Making the bolt
If you choose to use a shoulder, one can be constructed out of brass bar - simply drill a hole in some brass bar that is the width of the shoulder you desire, cut it to length so it will work as a shoulder, with maybe a final filing to shape. I used a 10-24 square steel nut, soldered onto the brass rod just below the brass nut:
Anyway, I thread a nut onto the end of some threaded brass rod, and cut it off at just over 1" in length:
Another option is to buy the threaded brass rod in 1" lengths, then there is no need to cut them...
I then silver-solder the nut onto the brass threaded rod using a torch, some flux, and some silver-solder:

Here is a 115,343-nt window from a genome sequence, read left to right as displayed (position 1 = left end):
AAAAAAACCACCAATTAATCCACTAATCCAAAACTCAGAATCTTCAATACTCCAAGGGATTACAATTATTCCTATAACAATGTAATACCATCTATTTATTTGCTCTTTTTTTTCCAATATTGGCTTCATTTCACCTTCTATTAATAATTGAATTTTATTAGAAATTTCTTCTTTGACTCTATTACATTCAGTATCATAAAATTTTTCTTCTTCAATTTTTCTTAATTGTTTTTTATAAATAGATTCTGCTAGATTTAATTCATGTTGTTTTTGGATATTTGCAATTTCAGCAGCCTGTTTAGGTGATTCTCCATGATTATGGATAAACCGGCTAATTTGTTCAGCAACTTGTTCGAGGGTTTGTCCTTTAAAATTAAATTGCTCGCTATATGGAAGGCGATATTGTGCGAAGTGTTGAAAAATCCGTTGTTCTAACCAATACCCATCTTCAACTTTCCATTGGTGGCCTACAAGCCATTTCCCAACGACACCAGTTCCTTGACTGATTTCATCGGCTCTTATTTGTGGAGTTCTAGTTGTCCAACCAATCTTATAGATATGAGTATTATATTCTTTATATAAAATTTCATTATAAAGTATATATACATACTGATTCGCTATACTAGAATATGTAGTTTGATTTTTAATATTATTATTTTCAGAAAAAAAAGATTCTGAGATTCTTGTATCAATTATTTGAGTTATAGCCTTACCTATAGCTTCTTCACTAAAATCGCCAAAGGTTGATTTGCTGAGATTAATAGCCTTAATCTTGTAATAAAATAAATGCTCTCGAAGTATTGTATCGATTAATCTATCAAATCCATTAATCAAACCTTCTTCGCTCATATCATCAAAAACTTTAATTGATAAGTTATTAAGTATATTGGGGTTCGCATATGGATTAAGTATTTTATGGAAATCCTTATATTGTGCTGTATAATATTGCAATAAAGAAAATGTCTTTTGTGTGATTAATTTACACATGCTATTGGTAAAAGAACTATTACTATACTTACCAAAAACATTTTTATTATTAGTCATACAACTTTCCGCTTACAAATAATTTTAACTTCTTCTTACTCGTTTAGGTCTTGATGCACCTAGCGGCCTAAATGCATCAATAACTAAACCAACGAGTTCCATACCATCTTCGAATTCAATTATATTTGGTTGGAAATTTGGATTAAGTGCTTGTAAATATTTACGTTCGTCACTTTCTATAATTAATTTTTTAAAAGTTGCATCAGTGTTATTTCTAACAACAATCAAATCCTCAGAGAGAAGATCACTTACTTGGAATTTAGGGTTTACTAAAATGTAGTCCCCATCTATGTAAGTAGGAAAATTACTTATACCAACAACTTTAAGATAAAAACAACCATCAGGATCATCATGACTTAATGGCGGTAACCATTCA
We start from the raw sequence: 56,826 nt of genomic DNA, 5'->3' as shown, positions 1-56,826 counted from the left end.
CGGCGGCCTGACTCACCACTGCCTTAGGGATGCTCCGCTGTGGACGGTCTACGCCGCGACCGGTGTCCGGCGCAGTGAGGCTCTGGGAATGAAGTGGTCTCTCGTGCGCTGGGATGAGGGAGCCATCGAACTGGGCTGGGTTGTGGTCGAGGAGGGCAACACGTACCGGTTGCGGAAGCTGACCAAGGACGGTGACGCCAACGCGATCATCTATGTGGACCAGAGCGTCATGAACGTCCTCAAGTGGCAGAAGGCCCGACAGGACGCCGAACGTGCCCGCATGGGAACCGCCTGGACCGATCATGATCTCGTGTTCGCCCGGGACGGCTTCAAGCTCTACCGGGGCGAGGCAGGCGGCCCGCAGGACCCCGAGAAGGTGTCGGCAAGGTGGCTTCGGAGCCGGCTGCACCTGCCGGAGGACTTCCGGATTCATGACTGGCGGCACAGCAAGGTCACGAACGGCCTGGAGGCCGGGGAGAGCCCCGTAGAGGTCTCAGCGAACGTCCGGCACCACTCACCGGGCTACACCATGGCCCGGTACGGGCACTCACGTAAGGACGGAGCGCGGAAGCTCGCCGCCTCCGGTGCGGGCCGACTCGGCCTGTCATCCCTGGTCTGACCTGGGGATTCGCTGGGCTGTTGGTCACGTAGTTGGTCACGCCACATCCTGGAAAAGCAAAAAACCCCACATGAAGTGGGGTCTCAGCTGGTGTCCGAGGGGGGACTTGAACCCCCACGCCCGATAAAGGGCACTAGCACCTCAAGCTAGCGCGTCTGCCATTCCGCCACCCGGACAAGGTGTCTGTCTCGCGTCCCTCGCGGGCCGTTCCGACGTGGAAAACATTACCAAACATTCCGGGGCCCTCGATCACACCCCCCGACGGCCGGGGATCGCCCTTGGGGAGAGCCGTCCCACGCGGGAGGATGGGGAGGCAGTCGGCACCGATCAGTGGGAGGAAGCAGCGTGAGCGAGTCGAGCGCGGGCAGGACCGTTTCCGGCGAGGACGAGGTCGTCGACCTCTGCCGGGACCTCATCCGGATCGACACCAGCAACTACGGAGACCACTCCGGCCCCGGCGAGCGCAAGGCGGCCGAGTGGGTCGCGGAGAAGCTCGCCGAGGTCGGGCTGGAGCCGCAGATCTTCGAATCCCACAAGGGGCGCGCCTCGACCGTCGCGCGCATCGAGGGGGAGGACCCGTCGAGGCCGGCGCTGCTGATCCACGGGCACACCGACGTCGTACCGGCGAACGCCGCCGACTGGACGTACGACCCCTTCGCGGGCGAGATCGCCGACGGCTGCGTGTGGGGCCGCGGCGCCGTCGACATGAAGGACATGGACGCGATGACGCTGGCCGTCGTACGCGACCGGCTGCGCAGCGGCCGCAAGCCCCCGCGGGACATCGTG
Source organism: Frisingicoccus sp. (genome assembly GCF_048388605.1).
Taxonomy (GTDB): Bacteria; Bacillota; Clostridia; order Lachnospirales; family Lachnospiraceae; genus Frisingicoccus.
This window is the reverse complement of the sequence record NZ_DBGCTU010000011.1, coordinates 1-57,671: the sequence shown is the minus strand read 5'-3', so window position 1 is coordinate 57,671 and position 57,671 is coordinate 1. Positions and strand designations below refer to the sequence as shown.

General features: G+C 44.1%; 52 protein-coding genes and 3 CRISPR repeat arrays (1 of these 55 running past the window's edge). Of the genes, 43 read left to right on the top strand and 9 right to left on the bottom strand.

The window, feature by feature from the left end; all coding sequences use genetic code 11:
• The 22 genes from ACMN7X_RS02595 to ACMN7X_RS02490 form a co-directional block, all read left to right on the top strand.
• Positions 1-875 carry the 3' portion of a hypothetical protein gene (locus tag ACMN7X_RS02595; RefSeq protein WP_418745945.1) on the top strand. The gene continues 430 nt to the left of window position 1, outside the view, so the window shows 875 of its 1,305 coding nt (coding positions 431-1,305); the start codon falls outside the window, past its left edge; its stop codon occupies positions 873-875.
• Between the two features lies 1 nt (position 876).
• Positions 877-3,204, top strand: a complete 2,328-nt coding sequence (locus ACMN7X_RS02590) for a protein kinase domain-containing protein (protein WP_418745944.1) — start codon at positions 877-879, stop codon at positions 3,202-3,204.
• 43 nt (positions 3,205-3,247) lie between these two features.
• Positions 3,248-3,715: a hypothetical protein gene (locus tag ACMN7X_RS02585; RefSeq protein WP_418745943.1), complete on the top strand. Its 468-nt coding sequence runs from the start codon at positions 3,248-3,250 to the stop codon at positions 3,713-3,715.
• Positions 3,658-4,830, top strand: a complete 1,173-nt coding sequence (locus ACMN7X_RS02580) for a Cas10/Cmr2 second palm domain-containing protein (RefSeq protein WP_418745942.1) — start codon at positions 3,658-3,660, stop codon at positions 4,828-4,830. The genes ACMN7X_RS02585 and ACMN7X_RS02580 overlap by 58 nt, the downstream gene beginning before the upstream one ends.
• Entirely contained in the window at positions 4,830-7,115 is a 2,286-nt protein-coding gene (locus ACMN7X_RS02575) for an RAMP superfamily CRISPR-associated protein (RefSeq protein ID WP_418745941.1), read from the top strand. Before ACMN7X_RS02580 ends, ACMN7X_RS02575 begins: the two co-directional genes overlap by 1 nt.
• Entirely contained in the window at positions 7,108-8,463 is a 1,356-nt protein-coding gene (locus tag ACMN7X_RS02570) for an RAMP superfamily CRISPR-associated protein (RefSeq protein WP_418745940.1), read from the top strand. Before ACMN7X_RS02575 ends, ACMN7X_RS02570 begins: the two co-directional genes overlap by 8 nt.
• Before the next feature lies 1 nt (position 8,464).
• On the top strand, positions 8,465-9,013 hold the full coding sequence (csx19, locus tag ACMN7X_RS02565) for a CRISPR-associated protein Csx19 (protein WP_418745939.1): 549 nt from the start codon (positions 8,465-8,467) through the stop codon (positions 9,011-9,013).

The threaded rod sticks a little past the nut, so it's back to the sander to level it off with the nut, using an additional nut on the same threaded rod assembly still chucked up in the drill. If you did it all right, it should run true:
Then its back to the de-burring and polishing wheel to clean up the face of the nut - you can see some assembled bolts in this mess:
At this point, the split nuts and bolts are complete and ready for installation into your new saw. If you drill the hole to the proper depth, little filing should be necessary - you will need to file and polish some on the nut side of the saw for sure, however - as the bolt will undoubtedly protrude beyond the nut somewhat.
Here's the face of the bolts, installed in the same saw as the photo above:
When assembling, a little Loctite Threadlocker will also help to hold the nut in place, but I've not found it necessary.
While these were made for new saws, there's no reason this same technique can't be adapted to make replacement nuts and bolt for vintage screws.
Another fun little project!